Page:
© Dave Mathieson - Amherst Daily News
Cross Border Challenge founder and coordinator, Paul Giroux, holds up a t-shirt which will be part of the running kit runners will receive before they head out to the start line in Aulac on Saturday.
AMHERST - The inaugural Cross Border Challenge in 2009 attracted 181 runners, 48 of which were local runners. This year run will be much different.
"The last I looked there are 180 people from the local area who are registered," said, Paul Giroux, Cross Border Challenge coordinator. "About 60 per cent of the runners are from Cumberland County and, if I include Sackville, we're close to two thirds who are within a 20-mile radius from Amherst."
A maximum of 400 runners can take part in the Cross Border Challenge and, as of yesterday, there were 282 people registered for Saturday's 10-kilometre walk and run, which begins at 9 a.m. in in Aulac, N.B., and then flow's across the Tantramar Marsh to Amherst Stadium.
"Last year we had 203 register in the last week," said Giroux. "That's typical of the last week because people are waiting to see what the weather will be like before they decide to register or, if they ran the Johnny Miles (run in New Glasgow last weekend), they might want to figure out if they feel good enough to run the next weekend."
Giroux said it's good to see local runners take up the local challenge.
"The number of local runners has grown considerably," he said. "We started a running club, the Amherst Striders, and the (Cumberland) YMCA has its own running program."
He also said people like the way the Cross Border Challenge is set up.
It's one of only two point-to-point runs in the Maritimes, with the other being on PEI.
A point to point run has starts and finishes in different places, while all other runs in the Maritimes are either circuit runs or out and back runs, where runs start and finish in the same place.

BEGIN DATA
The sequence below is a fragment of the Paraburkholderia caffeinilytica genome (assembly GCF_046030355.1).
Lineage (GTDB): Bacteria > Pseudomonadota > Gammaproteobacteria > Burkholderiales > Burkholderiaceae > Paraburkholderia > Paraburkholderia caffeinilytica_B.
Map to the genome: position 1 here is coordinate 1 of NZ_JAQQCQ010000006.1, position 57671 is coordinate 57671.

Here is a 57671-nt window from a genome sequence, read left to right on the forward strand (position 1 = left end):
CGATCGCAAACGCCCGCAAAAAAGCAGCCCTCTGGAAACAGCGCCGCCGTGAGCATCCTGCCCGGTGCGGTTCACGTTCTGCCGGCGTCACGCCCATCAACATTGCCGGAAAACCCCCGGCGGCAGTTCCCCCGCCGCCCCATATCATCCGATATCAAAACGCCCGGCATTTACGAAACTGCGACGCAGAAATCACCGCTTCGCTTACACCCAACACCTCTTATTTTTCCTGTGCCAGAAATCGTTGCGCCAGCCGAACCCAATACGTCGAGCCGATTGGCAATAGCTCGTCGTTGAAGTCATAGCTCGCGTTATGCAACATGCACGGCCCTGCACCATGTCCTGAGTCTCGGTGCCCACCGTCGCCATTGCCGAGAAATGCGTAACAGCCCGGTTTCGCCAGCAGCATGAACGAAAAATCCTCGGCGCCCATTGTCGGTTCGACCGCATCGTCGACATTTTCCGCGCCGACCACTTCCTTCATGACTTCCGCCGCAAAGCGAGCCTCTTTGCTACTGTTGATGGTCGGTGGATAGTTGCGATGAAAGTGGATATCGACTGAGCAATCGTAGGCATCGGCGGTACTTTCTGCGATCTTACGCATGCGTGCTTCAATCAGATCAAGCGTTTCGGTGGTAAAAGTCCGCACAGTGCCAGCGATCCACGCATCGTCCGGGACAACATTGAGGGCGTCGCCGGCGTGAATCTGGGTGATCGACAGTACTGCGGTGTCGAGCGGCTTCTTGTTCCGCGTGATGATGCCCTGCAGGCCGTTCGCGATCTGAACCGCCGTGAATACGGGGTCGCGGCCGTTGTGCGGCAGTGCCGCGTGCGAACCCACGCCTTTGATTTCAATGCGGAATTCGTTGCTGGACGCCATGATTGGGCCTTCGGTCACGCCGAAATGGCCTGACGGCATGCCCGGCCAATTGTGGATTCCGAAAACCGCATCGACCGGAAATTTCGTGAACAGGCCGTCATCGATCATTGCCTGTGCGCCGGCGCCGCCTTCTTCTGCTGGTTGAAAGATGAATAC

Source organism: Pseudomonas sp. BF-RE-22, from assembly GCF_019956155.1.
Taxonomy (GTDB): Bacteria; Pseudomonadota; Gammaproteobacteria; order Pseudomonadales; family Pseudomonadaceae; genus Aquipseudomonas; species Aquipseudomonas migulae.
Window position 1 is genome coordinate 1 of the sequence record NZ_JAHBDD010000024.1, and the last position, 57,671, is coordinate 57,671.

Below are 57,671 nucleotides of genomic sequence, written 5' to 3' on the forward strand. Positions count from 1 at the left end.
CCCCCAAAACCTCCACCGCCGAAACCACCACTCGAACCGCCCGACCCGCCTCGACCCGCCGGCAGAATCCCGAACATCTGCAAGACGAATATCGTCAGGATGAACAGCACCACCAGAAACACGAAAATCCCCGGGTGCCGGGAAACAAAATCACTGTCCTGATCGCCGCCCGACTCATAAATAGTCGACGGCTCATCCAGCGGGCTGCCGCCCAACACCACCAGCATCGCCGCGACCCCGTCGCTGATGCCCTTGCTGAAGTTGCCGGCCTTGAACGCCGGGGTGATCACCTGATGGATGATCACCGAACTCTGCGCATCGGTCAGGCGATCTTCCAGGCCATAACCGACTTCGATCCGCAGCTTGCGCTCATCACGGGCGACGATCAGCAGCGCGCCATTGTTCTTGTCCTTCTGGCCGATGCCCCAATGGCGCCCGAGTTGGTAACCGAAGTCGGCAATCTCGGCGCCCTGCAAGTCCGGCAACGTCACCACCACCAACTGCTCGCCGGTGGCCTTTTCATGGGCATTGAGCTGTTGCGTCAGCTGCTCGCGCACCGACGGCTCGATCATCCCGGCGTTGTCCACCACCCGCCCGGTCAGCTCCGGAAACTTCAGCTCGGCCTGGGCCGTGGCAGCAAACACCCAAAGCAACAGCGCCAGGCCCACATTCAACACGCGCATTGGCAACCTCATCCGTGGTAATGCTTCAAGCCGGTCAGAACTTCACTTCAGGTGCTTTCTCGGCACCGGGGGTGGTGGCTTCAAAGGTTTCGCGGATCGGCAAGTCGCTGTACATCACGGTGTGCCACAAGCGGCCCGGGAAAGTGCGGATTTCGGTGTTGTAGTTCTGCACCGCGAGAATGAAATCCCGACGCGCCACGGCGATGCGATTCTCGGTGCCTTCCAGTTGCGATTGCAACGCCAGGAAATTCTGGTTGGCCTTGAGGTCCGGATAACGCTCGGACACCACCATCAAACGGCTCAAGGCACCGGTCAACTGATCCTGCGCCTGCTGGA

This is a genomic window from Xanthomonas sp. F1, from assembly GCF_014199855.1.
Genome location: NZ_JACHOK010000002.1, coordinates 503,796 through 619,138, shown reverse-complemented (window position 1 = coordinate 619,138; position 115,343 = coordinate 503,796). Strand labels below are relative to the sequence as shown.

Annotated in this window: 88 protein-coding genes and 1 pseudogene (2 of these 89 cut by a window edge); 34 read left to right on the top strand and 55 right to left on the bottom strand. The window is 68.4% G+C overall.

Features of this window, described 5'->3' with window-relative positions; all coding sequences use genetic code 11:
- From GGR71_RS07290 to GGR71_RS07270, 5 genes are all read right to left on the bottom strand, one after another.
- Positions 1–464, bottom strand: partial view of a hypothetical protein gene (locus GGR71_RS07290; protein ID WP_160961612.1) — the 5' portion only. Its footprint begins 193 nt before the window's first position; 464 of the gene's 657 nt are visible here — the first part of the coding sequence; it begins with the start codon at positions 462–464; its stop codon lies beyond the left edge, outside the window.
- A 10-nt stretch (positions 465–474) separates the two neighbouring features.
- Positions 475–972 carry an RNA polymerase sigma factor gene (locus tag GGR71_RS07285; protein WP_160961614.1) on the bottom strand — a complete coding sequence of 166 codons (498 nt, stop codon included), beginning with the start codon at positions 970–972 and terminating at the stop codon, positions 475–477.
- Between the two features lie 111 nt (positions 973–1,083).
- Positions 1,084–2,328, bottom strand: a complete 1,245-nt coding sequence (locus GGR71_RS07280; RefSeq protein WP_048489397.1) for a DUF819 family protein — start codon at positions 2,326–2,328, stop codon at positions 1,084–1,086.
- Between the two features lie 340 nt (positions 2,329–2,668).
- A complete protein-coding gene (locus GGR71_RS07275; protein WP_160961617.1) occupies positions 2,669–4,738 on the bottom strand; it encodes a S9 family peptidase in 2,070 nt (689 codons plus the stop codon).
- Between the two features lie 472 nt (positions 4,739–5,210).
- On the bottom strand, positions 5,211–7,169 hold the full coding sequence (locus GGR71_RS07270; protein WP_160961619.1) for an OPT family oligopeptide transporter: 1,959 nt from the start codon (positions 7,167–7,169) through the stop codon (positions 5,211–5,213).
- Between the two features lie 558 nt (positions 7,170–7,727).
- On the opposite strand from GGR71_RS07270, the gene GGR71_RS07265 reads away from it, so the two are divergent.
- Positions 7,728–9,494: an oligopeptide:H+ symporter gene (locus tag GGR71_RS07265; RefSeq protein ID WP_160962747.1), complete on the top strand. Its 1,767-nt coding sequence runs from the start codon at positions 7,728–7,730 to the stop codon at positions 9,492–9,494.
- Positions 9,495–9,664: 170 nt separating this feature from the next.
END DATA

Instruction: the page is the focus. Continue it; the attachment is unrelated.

Giroux said that the Boston and New York Marathons are point-to-point runs, and that it's rare to have a 10-kilometre run that is point-to-point.
Two more drawing points of the Cross Border Challenge is that the course is closed to traffic and the runners are bussed to the starting point, making the course very safe and allowing runners to mingle with other runners on the drive from Amherst Stadium to Aulac.
"Many runners have told me they like the bus ride," said Giroux.
One disadvantage of a point-to-point run is that the number of available busses dictates the number of runners.
"Cumberland Transit has only four buses available to them and that means we can transport 400 people to the start line," said Giroux. "If I could get more buses I would definitely expand it."
The four busses do two runs each, carrying about 50 runners per trip.
Giroux would like to add a half marathon to the Cross Border Challenge and said it would automatically add 300 runners to the running roster.
He has a course picked out already that he said, "runners would love." All he needs is more busses.
"Unless we come up with more buses we can't expand the numbers," he added.
Registration is $50 and registration closes Thursday at midnight.
To register go to https://registration.atlanticchip.ca/s1ft-teams.php, or register at the Cumberland YMCA.
NOTES: iRun Magazine chose the Cross Border Challenge as one of "16 unique races in Canada.
The magazine said, "Rarely does a runner have the opportunity to cross two provinces off their cross-Canada checklist by running one race. The 10K Cross-Border Challenge start line is in Aulac, NB, and the finish line is in Amherst, NS, the geographic centre of the Maritimes. The route takes runners across the world famous Tantramar Marsh, the place where land and tide meet in a national wildlife area joining Nova Scotia to New Brunswick and mainland Canada."